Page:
Many of us have taken at least one training class or self-improvement seminar where the leader asks you to write your own obituary and then read it and see if you are leading your life in the right direction so that you are remembered for what you love or what you do well. It is sort of an exercise where you look at what you have done so far and what you think people would say about you. It works pretty well if you do it honestly, although like most activities of this nature, you need to take it home with you and apply the lesson learned every single day. That is a difficult thing to do, unless the lesson learned stimulates you to make a major change or two in your life.
A few days ago, I got home from work and turned on the last half of the Oprah Winfrey show and found a very inspiring new take on this type of activity. A Carnegie Mellon professor talks about the "last lecture". If we could all face our mortality so impressively, the world would be a much better place. Watch this video and see if you aren't as challenged as I was to meet his level of humanity. "There's an academic tradition called the 'Last Lecture.' Hypothetically, if you knew you were going to die and you had one last lecture, what would you say to your students?" Randy says. "Well, for me, there's an elephant in the room. And the elephant in the room, for me, it wasn't hypothetical."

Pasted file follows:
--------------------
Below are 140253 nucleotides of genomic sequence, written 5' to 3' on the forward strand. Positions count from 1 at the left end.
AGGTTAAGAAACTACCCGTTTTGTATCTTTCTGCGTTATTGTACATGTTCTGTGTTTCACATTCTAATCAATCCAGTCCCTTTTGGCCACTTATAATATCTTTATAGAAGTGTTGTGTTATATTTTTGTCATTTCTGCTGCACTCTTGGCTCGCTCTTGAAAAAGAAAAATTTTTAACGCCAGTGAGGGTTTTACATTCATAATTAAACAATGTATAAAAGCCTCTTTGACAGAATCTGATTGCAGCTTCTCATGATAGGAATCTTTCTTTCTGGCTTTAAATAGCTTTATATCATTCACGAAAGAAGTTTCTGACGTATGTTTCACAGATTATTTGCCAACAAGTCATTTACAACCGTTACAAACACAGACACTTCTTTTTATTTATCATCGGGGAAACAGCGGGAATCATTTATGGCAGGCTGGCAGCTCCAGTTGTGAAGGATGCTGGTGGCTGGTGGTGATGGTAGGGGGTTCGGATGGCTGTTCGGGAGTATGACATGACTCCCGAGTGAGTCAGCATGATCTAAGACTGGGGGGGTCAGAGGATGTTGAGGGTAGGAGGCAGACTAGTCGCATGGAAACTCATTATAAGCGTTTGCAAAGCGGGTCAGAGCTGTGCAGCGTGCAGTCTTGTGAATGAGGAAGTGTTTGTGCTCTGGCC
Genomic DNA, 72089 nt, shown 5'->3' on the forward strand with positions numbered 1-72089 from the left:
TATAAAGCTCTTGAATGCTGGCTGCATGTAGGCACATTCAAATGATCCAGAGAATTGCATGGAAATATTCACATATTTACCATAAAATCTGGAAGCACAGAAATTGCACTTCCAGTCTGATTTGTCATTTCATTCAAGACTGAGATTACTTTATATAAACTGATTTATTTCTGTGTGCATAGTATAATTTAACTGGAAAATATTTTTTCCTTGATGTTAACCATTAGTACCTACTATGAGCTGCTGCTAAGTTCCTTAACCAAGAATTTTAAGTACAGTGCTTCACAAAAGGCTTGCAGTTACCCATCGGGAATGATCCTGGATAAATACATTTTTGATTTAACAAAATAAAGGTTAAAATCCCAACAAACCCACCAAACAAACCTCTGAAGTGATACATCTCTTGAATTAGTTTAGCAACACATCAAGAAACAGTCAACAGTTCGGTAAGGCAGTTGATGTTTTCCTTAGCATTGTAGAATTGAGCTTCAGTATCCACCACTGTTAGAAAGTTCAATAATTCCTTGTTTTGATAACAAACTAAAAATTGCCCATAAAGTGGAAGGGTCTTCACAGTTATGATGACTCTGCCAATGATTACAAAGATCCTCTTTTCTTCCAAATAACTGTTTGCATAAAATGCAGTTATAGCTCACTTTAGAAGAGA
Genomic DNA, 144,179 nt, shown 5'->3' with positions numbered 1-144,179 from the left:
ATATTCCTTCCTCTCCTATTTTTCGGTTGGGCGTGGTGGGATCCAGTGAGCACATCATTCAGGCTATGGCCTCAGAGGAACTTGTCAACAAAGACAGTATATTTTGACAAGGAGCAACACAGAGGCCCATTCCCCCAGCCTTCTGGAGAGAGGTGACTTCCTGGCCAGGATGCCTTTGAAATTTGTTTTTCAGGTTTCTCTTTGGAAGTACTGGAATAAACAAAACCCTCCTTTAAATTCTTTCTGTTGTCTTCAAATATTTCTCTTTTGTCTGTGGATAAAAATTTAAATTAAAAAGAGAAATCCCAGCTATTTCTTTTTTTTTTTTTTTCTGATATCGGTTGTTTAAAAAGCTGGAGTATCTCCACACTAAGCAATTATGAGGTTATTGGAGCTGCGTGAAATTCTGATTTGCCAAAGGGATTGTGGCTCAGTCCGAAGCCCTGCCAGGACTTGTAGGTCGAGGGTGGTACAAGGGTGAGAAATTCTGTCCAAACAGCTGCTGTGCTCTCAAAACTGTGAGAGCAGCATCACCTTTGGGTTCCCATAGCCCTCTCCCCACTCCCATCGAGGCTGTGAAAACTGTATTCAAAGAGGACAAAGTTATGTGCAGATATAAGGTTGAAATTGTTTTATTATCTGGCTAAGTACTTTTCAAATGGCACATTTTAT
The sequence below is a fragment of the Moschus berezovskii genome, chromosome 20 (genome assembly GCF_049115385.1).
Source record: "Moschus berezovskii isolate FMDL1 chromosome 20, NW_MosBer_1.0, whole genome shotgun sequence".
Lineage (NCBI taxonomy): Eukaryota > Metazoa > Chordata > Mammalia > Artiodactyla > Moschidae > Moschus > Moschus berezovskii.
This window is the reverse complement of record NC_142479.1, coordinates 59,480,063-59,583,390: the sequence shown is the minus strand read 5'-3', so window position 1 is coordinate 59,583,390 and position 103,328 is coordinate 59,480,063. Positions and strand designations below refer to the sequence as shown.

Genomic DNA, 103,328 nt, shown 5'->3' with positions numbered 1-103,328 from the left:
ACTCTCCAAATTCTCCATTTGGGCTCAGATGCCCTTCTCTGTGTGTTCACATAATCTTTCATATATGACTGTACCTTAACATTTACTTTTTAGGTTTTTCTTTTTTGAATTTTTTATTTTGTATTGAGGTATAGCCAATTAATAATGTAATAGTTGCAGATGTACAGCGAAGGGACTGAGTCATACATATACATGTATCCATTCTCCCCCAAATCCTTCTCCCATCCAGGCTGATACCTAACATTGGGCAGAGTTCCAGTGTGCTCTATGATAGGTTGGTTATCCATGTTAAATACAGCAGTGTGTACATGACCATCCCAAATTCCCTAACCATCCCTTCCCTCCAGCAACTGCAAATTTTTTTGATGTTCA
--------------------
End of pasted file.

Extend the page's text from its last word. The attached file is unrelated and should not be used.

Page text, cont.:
For some reason the link above does not seem to be working. The original video not edited for TV can be found doing a Google video search with the words "last lecture of Randy Pausch" There are several versions with longer introductions so you need to search through them for the thumbnail with his picture. The Winfrey program video can be found using the search "Randy Pausch reprising his "Last Lecture..."